The lords of discipline, p.1
The Lords of Discipline
This book is dedicated with love and gratitude to Lt. Col. Thomas Nugent Courvoisie, U.S.A. (ret.), the finest military officer I have ever known. And to Joseph Michael Devito and Robert D. Marks, friends and brothers.
And to James T. Roe III and John C. Warley. And to my friends, teachers, classmates, and teammates at The Citadel from 1963 to 1967. And to the boys who did not make it.
Special thanks to these five remarkable people from Houghton Mifflin: Norman Berg, Shannon Ravenel Purves, Jonathan and Susan Galassi, and to Anne Barrett, whose retirement was a great loss to publishing and to the writers who loved her.
With heart at rest I climbed the citadel’s
steep height, and saw the city as from a tower,
hospital, brothel, prison, and such hells,
where evil comes up softly like a flower.
Part I: THE CADRE
Part II: THE TAMING
Plebe Year 1963–1964
Part III: THE WEARING OF THE RING
September 1966—January 1967
Part IV: THE TEN
A Biography of Pat Conroy
This book is a work of fiction. No character is real, and no incident occurred as described in this book; no man or woman who lives within the pages of this book lives outside of it. This novel is about the idea of the military school and the various forms it has taken around the country. I interviewed men from West Point, Annapolis, the Air Force Academy, VMI, The Citadel, and dozens of military high schools around the South in preparation for writing the novel. There is a sameness to all these schools; yet each is unique and has its own fiercely protected identity. It is the military school as it has evolved in America, as well as the lives of the men and women it has touched and changed, that I am writing about, and no one school or set of individuals in particular. Similarly, the actions I portray here are fictional archetypes created from my own experience and research, not actual events.
I wear the ring.
I wear the ring and I return often to the city of Charleston, South Carolina, to study the history of my becoming a man. My approach to Charleston is always silent and distracted, but I come under full sail, with hissing silk and memories a wing above me in the shapes of the birds I love best: old brown pelicans, Great Blue herons, cowbirds, falcons lost at sea, ospreys lean from dives, and eagles over schools of mullet. I am a lowcountry boy. My entrance to this marsh-haunted city is always filled with troubled meditations on both my education and my solitude during a four-year residence at the Institute.
The city of Charleston, in the green feathery modesty of its palms, in the certitude of its style, in the economy and stringency of its lines, and the serenity of its mansions South of Broad Street, is a feast for the human eye. But to me, Charleston is a dark city, a melancholy city, whose severe covenants and secrets are as powerful and beguiling as its elegance, whose demons dance their alley dances and compose their malign hymns to the side of the moon I cannot see. I studied those demons closely once, and they helped kill off the boy in me.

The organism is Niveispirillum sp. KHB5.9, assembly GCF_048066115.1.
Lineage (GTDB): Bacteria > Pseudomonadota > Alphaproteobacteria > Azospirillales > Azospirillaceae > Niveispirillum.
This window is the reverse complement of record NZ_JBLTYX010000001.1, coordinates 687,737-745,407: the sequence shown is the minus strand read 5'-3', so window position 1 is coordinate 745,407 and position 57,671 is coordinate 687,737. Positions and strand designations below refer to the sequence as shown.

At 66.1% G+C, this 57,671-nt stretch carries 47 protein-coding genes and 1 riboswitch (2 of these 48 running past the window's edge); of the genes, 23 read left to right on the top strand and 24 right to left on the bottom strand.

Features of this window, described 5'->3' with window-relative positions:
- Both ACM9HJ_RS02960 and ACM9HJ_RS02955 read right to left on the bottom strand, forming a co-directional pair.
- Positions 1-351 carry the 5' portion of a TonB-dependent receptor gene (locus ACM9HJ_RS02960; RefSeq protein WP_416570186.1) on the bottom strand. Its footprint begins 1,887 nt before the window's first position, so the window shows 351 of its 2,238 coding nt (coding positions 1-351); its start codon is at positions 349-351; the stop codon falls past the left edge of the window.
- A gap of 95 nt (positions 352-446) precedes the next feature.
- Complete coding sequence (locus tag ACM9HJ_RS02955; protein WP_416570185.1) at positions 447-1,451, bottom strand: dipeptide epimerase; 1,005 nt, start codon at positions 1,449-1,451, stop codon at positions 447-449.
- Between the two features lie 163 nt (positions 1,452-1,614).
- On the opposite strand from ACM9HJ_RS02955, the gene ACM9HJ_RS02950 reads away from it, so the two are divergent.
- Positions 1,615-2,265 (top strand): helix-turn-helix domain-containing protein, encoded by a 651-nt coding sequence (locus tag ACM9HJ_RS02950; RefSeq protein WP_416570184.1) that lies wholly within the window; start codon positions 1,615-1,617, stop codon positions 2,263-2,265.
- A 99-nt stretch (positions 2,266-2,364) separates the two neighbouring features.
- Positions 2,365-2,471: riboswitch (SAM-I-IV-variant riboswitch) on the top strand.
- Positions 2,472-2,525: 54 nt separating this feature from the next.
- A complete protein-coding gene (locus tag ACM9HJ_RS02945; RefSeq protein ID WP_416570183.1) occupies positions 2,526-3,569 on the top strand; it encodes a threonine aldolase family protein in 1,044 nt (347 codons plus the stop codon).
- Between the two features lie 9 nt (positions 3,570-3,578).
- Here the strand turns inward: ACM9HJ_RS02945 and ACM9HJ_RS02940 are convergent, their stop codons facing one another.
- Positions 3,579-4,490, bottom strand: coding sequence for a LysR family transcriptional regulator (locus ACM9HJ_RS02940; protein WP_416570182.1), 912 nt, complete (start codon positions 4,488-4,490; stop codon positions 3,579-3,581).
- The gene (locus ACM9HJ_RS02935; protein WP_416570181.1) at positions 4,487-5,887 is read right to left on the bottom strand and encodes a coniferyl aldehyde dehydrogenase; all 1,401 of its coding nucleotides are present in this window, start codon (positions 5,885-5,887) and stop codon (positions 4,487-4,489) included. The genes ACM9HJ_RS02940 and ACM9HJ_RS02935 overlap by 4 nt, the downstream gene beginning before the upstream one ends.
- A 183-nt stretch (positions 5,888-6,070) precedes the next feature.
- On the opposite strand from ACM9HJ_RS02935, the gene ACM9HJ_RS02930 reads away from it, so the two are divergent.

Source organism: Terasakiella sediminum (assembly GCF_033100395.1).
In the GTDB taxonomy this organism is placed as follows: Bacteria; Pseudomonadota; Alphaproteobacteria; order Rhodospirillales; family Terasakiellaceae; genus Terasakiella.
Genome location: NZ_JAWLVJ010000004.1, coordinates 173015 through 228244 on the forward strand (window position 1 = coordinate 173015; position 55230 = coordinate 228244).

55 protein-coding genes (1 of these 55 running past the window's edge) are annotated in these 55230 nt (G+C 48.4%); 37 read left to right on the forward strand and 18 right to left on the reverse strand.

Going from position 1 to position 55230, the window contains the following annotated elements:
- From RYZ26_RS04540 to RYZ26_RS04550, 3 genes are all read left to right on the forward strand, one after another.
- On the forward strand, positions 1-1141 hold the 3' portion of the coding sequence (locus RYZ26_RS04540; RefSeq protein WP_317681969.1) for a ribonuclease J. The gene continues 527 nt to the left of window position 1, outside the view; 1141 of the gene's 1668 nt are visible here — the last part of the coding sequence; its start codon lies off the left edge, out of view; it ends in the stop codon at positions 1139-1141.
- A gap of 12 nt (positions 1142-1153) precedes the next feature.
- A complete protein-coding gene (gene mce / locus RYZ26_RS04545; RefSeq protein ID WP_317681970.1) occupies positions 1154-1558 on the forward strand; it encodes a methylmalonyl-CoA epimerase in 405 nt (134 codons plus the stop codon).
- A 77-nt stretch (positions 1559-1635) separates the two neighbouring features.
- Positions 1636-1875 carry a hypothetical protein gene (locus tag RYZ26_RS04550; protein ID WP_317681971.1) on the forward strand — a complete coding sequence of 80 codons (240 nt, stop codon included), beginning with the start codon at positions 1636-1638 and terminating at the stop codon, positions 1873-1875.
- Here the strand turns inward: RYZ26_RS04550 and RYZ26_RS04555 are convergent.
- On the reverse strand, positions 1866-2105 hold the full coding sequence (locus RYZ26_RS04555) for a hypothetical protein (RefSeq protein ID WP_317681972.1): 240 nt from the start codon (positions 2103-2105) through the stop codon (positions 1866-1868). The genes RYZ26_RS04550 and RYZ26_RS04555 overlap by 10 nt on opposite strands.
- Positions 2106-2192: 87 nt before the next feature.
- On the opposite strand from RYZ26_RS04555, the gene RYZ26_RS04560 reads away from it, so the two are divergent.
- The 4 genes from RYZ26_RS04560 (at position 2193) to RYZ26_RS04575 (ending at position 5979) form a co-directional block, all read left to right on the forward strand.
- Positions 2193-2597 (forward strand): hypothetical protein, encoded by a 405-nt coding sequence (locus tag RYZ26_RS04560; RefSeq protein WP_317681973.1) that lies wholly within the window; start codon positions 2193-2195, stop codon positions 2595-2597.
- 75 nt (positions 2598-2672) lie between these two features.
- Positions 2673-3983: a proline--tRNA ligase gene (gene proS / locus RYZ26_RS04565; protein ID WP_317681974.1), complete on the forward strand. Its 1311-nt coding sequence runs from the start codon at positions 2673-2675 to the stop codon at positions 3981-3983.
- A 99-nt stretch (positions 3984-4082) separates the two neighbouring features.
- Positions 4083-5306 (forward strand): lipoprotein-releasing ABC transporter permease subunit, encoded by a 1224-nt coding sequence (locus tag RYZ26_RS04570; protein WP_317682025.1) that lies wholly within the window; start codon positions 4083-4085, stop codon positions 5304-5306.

I am not a son of Charleston. Nor could I be if I wanted to. I am always a visitor, and my allegiance lies with other visitors, sons and daughters of accident and circumstance. Edgar Allan Poe was a son by visitation. It was no surprise to me when I was a freshman at the Institute to discover that Poe was once stationed at Fort Moultrie and that he wrote “The Gold Bug” about one of the sea islands near Charleston. I like to think of him walking the streets of Charleston as I walked them, and it pleases me to think that the city watched him, felt the shimmer of his madness and genius in his slouching promenades along Meeting Street. I like to think of the city shaping this agitated, misplaced soldier, keening his passion for shade, trimming the soft edges of his nightmare, harshening his poisons and his metaphors, deepening his intimacy with the sunless wastes that issued forth from his kingdom of nightmare in blazing islands, still inchoate and unformed, of the English language. Whenever I go back to Charleston, I think of Poe. I remember that Poe spent a single year attending West Point before dropping out in disgrace and beginning his life among words. I wonder how that year in the barracks marked him; I wonder if our markings were similar.
Osceola was another visitor to Charleston. The Seminole chieftain, betrayed by white flags and white man’s honor and brought to prison in Fort Moultrie, died there after a month’s internment, dreaming of tannic-stained creeks flowing through mangrove, flowing north from Florida, through the salt-rusted bars, bringing the heat of council fires, the cries of betrayed warriors, and the shiver of a man returning to the serenity of cypress and safety of otters. Osceola’s bones rested in a grave on Sullivan’s Island until they were stolen in the spring of my sophomore year. I remember hoping that the thief was a full-blooded Seminole who knew where the greatest of his tribe should be put to rest. Shortly after the theft of Osceola’s remains, I found myself in H. R. Rabun’s bar on King Street, surrounded by a group of cadets from R Company, toasting the escape of the chief. In the midst of this, I indulged myself with a vision. I saw myself cutting through the bars of Osceola’s cell, and together we made it back to the swamps, the Indian teaching me the ways of the forest as we traveled southward, giddy with the star-blaze of freedom. My God, it was a beautiful thing to see the Everglades through the eyes of Osceola. But in this vision I had one regret: I would have liked first to have shown him Charleston through my eyes, through the eyes of Will McLean. I, too, had my Charleston cell, and I, too, would have some bones to show him.